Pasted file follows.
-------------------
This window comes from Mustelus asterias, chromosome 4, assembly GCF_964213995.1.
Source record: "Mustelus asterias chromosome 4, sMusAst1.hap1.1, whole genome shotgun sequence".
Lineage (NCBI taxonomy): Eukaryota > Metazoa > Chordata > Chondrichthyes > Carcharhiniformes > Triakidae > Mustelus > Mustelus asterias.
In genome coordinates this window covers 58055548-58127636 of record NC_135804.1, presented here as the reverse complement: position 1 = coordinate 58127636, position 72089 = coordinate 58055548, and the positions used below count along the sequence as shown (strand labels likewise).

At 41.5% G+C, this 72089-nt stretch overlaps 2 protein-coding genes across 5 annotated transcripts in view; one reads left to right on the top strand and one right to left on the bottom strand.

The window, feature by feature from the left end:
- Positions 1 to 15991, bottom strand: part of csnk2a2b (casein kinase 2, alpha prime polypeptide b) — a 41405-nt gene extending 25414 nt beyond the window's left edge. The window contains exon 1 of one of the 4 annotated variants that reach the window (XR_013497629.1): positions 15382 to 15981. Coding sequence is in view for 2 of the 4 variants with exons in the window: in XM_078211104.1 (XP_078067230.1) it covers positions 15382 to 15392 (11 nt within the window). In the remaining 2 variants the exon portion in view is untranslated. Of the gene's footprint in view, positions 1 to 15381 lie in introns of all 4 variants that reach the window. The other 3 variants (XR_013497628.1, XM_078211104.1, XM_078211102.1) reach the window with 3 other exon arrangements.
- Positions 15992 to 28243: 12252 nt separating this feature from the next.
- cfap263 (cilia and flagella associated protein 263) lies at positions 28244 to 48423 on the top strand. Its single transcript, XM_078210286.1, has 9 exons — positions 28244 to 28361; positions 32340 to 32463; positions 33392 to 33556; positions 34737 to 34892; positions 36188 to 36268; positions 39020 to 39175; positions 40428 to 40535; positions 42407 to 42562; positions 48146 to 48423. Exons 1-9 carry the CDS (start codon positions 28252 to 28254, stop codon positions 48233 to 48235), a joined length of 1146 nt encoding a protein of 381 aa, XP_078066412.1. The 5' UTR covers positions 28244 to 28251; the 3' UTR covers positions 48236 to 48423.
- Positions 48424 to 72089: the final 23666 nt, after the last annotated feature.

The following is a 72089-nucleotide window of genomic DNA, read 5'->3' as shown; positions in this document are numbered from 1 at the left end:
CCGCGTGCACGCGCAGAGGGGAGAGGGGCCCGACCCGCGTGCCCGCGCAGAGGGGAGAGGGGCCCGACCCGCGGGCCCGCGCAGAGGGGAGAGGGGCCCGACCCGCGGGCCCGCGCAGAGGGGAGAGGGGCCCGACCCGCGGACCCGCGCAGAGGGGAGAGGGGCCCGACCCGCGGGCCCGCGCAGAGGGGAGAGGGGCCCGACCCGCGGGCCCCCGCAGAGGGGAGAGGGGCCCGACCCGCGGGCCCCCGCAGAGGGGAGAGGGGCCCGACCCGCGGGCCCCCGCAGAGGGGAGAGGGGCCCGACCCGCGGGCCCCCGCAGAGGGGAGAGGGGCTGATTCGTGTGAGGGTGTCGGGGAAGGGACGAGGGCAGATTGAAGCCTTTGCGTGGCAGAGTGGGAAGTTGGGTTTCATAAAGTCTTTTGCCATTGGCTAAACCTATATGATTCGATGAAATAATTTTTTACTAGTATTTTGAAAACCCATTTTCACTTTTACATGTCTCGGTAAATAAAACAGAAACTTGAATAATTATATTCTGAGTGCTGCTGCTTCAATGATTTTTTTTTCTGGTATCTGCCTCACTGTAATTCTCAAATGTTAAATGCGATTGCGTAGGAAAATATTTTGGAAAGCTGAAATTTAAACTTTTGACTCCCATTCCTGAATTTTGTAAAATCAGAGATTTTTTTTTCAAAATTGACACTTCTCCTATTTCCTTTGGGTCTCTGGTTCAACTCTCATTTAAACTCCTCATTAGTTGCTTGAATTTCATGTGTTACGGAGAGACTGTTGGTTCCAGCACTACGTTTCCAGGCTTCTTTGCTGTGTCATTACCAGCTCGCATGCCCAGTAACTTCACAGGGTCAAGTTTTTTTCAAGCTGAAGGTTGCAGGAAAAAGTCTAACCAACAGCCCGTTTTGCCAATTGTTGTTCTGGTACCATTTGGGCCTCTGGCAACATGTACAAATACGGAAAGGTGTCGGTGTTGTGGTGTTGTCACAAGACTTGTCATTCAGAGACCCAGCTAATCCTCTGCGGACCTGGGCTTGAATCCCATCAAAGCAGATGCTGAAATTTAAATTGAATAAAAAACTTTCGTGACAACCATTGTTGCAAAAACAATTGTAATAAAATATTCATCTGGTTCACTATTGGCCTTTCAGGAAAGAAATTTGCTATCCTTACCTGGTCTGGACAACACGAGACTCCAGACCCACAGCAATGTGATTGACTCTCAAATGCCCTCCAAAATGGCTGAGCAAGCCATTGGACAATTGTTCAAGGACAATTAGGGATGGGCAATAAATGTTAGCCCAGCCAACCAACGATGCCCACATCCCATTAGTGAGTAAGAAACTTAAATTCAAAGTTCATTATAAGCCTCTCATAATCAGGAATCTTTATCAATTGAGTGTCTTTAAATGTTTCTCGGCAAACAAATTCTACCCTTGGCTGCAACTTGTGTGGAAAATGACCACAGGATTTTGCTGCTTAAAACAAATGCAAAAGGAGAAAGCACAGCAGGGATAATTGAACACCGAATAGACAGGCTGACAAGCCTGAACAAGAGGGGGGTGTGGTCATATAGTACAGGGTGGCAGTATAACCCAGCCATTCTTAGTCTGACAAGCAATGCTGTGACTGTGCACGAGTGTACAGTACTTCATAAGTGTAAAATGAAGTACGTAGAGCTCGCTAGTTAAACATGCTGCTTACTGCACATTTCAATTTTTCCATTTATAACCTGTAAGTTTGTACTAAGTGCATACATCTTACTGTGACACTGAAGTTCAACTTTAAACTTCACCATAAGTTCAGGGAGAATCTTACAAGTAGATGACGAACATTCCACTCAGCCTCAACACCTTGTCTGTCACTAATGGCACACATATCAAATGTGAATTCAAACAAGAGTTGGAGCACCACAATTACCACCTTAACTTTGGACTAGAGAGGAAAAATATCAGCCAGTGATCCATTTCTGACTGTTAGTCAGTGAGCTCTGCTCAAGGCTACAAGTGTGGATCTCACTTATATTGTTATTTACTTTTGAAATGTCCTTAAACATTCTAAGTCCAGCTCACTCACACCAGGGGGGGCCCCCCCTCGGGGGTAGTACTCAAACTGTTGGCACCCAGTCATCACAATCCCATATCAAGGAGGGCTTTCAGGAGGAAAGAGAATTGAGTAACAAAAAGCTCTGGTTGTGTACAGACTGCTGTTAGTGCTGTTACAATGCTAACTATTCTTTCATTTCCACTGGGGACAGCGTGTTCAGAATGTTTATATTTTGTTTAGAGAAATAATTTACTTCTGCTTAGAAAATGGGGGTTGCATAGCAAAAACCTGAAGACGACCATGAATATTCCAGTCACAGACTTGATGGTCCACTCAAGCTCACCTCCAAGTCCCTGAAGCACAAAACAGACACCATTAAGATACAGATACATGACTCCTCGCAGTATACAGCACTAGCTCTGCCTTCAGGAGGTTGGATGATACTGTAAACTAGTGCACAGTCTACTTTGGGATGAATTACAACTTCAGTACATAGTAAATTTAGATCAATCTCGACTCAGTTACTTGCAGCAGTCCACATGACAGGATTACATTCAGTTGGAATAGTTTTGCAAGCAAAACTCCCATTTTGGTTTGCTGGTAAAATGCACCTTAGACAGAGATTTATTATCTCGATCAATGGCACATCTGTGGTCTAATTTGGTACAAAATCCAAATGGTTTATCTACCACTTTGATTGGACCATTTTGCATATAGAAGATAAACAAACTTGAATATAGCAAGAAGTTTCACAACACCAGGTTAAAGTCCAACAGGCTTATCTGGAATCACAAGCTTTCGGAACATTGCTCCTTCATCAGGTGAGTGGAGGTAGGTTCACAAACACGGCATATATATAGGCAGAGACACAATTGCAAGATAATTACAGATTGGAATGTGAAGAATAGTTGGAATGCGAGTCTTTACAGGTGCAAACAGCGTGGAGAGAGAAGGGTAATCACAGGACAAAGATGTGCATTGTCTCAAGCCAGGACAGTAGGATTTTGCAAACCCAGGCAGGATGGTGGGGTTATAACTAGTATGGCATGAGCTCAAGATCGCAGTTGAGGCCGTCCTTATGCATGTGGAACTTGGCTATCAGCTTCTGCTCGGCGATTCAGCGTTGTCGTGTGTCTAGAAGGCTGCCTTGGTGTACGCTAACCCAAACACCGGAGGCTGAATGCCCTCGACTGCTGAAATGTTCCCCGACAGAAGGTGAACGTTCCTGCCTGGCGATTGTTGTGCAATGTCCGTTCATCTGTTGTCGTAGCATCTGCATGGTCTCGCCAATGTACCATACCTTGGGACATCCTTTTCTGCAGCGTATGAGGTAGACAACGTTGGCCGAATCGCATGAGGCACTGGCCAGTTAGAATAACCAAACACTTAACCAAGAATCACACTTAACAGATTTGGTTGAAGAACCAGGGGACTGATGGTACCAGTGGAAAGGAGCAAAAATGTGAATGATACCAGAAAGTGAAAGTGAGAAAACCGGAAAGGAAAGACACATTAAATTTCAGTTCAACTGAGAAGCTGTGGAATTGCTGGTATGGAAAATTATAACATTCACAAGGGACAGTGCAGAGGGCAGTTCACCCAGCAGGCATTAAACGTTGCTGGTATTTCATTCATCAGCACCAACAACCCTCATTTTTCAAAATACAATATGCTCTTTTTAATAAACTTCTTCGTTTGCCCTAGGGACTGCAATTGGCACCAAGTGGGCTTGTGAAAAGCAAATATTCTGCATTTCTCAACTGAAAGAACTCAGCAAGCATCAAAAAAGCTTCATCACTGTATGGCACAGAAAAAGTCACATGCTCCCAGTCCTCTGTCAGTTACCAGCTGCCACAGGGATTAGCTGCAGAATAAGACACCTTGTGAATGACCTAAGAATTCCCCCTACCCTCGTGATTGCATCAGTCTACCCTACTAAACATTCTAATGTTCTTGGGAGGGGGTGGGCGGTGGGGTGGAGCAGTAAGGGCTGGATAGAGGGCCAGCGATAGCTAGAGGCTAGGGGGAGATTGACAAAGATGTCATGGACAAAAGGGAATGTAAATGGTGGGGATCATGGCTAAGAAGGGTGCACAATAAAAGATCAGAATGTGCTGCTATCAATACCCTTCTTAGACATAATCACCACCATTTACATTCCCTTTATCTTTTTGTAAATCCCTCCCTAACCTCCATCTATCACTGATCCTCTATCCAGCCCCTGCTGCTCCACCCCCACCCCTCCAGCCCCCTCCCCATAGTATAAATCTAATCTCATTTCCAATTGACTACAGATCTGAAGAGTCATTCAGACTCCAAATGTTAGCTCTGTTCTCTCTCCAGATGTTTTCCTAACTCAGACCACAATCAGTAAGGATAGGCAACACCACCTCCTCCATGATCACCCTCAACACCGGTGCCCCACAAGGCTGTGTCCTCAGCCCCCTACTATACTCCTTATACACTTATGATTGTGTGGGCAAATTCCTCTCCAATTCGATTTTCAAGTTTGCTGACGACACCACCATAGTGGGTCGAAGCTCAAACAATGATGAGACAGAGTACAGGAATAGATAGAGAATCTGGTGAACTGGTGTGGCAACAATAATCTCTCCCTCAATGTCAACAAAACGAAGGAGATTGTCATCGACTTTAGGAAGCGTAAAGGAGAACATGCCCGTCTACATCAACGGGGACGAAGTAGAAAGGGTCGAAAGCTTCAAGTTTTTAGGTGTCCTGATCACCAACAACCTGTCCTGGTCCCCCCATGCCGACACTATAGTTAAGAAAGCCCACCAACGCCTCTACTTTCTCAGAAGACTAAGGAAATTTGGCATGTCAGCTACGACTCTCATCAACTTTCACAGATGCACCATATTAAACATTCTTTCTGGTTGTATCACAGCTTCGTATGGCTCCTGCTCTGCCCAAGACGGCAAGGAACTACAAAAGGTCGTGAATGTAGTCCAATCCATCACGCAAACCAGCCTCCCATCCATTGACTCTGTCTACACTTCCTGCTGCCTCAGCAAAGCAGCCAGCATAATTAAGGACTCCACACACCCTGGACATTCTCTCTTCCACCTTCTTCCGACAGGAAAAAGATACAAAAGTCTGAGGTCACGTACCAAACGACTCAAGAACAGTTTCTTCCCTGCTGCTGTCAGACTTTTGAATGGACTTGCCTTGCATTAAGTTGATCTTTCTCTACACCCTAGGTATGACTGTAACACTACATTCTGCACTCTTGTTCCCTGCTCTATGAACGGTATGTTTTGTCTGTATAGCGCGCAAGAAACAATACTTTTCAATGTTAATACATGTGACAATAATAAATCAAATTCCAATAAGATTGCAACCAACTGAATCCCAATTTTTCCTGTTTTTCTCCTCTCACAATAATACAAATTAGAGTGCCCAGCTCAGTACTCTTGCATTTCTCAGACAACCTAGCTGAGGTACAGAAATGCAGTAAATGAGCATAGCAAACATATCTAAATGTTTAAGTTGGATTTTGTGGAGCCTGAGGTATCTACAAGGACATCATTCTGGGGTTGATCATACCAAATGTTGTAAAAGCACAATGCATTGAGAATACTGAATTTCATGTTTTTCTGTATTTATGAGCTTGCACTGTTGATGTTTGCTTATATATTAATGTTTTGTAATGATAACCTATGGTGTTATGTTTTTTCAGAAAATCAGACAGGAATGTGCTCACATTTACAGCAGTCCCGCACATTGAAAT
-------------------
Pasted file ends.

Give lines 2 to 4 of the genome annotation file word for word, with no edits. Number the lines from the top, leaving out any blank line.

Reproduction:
Source record: "Mustelus asterias chromosome 4, sMusAst1.hap1.1, whole genome shotgun sequence".
Lineage (NCBI taxonomy): Eukaryota > Metazoa > Chordata > Chondrichthyes > Carcharhiniformes > Triakidae > Mustelus > Mustelus asterias.
In genome coordinates this window covers 58055548-58127636 of record NC_135804.1, presented here as the reverse complement: position 1 = coordinate 58127636, position 72089 = coordinate 58055548, and the positions used below count along the sequence as shown (strand labels likewise).